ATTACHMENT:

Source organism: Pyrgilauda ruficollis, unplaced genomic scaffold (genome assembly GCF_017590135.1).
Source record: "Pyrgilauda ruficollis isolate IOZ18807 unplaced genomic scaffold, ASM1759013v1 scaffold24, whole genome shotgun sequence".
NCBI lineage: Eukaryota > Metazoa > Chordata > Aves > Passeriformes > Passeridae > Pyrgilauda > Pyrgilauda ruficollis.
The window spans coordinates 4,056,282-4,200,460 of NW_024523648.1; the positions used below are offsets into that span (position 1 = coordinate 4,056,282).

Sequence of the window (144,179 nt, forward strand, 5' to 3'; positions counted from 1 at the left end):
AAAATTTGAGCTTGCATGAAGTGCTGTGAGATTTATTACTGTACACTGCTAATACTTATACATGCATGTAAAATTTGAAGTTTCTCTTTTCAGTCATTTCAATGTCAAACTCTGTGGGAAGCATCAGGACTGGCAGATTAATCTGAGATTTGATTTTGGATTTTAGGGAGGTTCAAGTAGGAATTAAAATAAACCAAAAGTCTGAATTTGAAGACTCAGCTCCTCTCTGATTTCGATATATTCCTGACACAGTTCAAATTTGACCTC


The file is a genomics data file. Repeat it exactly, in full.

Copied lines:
Source organism: Pyrgilauda ruficollis, unplaced genomic scaffold (genome assembly GCF_017590135.1).
Source record: "Pyrgilauda ruficollis isolate IOZ18807 unplaced genomic scaffold, ASM1759013v1 scaffold24, whole genome shotgun sequence".
NCBI lineage: Eukaryota > Metazoa > Chordata > Aves > Passeriformes > Passeridae > Pyrgilauda > Pyrgilauda ruficollis.
The window spans coordinates 4,056,282-4,200,460 of NW_024523648.1; the positions used below are offsets into that span (position 1 = coordinate 4,056,282).

Sequence of the window (144,179 nt, forward strand, 5' to 3'; positions counted from 1 at the left end):
AAAATTTGAGCTTGCATGAAGTGCTGTGAGATTTATTACTGTACACTGCTAATACTTATACATGCATGTAAAATTTGAAGTTTCTCTTTTCAGTCATTTCAATGTCAAACTCTGTGGGAAGCATCAGGACTGGCAGATTAATCTGAGATTTGATTTTGGATTTTAGGGAGGTTCAAGTAGGAATTAAAATAAACCAAAAGTCTGAATTTGAAGACTCAGCTCCTCTCTGATTTCGATATATTCCTGACACAGTTCAAATTTGACCTC